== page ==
What? - Randwicked 13:38, 17 December 2005 (UTC)
Don't bother. Our anonymous visitor is clearly a psychotic homeless person at some public Internet terminal. --Coolcaesar 17:08, 17 December 2005 (UTC)
Well stated; I concur (if I may be so bold). :) E Pluribus Anthony 17:14, 17 December 2005 (UTC)


Oh my God, I'm Russell Minamoto, Tokyo , Japan , 24, and its first time i ever heard that 1 site, claim themselves not democratic, wow, oh my God, are this site is communist? or this site only for fun? cause i wanna searching the truth in this site... its mean i can't search the truth in this site? if it's right, the mean is this site full of liar...... and i recomendate my other friend not to came to this site.....

Hello! If you consult the links above, you will note those assertions – about truth, democracy, etc. – are official Wikipedia policies and guidelines, in place to ensure that everyone can contribute appropriately. Consensus is also one of the cornerstones of Wp, as are the "five pillars": Wikipedia encourages input, but you've been going about it entirely the wrong way. K? E Pluribus Anthony 11:24, 18 December 2005 (UTC)


Can we remove from the list everything that's already mentioned in the intro? The page is a bit of an eyesore and there is a lot of redundancy. Marskell 21:53, 20 December 2005 (UTC)

Hello! I hope you're well. I disagree that there's redundancy. The list, in a discrete section, points to information and data elsewhere that the intro does not. I don't disagree with removing points in the list that do not link to anything yet (though they are meant as placeholders until appropriate lists/data can be found to link to). As noted before, we should prune the introduction of redundant or excessive points: there's no reason to do so to the list unless there's consensus or compelling reason to do so.
FYI: contrary to our prior arrangement, I noticed that someone else sought fit to remove the table earlier while leaving the list alone, so it might be the table that needs refinement. Thanks. E Pluribus Anthony 22:02, 20 December 2005 (UTC)

Intro: "A fairly large population...", List: "Large populations..."; Intro: "An advanced transportation system," List: "...transportaion infrastructure..." I'd say close to half of it is redundant and, uh, how you define discrete? The whole page is "over-bulleted" to the extreme. The bullet points of the intro could be merged with the list and the redundancy removed that way and the whole thing left as a second section after a one or two para intro and before GaWC. It should be tidied and probably shortened. Marskell 22:13, 20 December 2005 (UTC)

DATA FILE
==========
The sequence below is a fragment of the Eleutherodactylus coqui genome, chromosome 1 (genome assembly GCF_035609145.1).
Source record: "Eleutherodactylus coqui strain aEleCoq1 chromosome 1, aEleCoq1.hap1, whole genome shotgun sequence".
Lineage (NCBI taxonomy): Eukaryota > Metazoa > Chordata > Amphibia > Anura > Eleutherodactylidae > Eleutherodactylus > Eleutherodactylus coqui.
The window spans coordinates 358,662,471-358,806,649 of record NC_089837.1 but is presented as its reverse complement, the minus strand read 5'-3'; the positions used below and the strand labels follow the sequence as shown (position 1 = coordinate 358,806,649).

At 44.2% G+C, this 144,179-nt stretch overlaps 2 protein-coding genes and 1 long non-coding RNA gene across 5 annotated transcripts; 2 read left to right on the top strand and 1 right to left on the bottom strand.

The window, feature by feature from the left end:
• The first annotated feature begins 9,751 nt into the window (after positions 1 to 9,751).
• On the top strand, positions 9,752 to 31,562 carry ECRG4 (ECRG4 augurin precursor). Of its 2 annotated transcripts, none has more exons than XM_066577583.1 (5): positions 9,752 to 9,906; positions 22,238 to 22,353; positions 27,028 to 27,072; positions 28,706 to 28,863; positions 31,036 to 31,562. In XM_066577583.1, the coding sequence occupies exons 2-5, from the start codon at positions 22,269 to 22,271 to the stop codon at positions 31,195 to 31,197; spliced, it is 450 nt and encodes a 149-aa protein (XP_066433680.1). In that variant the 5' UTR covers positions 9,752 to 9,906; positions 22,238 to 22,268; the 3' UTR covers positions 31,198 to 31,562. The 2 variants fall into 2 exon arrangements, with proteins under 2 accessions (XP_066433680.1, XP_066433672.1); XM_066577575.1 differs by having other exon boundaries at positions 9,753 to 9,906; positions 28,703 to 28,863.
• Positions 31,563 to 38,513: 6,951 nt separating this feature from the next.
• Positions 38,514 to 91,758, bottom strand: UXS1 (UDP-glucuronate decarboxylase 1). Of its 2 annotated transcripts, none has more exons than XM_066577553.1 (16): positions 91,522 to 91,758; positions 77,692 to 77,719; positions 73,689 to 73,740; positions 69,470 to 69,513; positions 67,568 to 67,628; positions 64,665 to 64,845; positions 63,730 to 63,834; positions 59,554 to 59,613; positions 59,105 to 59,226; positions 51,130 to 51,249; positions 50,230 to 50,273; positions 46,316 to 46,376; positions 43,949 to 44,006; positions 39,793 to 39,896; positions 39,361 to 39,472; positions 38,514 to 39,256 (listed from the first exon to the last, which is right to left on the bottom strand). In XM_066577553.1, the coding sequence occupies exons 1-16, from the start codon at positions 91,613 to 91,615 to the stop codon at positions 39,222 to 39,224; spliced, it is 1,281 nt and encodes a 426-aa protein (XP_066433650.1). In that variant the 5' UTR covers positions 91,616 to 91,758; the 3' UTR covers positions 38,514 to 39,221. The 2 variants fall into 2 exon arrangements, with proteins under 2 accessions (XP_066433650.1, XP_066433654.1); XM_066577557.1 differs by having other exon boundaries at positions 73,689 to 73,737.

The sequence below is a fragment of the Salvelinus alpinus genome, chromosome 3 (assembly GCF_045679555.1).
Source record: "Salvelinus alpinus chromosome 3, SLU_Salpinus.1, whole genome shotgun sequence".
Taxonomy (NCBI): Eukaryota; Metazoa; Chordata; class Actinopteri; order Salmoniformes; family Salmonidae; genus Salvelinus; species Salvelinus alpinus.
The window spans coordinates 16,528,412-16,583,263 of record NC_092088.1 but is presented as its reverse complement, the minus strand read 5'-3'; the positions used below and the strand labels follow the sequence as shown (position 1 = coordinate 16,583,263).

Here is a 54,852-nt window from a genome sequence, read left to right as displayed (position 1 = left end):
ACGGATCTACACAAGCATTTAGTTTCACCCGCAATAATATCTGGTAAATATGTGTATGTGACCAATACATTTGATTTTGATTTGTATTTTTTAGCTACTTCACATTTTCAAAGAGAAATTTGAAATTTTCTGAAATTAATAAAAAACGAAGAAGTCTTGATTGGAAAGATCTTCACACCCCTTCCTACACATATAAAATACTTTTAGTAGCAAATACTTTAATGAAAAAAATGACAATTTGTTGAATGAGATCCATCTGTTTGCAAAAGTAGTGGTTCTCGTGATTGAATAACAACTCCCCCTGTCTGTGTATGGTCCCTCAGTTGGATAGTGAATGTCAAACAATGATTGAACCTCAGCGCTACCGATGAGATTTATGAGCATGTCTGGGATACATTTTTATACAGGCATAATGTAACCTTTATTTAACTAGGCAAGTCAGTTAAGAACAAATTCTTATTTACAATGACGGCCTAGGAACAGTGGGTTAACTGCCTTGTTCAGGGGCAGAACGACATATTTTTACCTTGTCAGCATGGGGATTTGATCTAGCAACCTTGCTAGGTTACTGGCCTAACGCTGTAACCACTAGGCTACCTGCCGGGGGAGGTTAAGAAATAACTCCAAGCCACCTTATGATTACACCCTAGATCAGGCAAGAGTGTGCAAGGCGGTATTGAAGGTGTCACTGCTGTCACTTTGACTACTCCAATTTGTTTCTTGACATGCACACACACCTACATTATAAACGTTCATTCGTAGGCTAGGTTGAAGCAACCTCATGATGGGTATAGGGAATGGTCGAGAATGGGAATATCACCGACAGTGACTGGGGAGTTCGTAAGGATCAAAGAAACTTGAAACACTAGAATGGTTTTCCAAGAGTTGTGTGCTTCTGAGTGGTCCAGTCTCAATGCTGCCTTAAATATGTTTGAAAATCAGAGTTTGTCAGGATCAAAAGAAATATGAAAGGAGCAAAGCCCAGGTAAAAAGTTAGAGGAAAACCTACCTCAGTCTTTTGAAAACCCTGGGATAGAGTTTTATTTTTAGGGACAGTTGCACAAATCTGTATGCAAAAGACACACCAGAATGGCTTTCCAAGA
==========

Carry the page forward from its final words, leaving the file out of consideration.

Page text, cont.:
Understood: "discrete" means a section of its own, separate from dialectic earlier in the article. I maintain and prefer that points in the introduction – and the intro in general – should be tidied, pruned, reorganised, or obliterated entirely: many of the points concern characteristics (though logical) that are actually not cited per se. Head on over to the "global cities" section in the "city" article for the content I think should be in the intro here. The text upfront might be repeated with text in the list, but the links to the information/data are not, foregoing any difficulties with verifiability or interpretation by providing direct links to info/data. Also note that there was input from another user earlier regarding the list (without substantial changes), so I disagree that it's overbulleted and that it should be pruned for aesthetic and as extensively as you suggest.
Alternatively, I might support marrying the intro and the list, but only if it can be effectively done and without any loss of links found in the list. I fear this will only move those wikilinks up and that may obscure the intro (which should be fairly succinct). If this is something you wish to do, please do so here and we can mutually edit before updating the article. And, further to that, I think we need to again look at and refine the table. E Pluribus Anthony 22:34, 20 December 2005 (UTC)


In the beginning it says

A fairly large population (the center of a metropolitan area with a population of at least one million, typically several million). A good example would be Houston.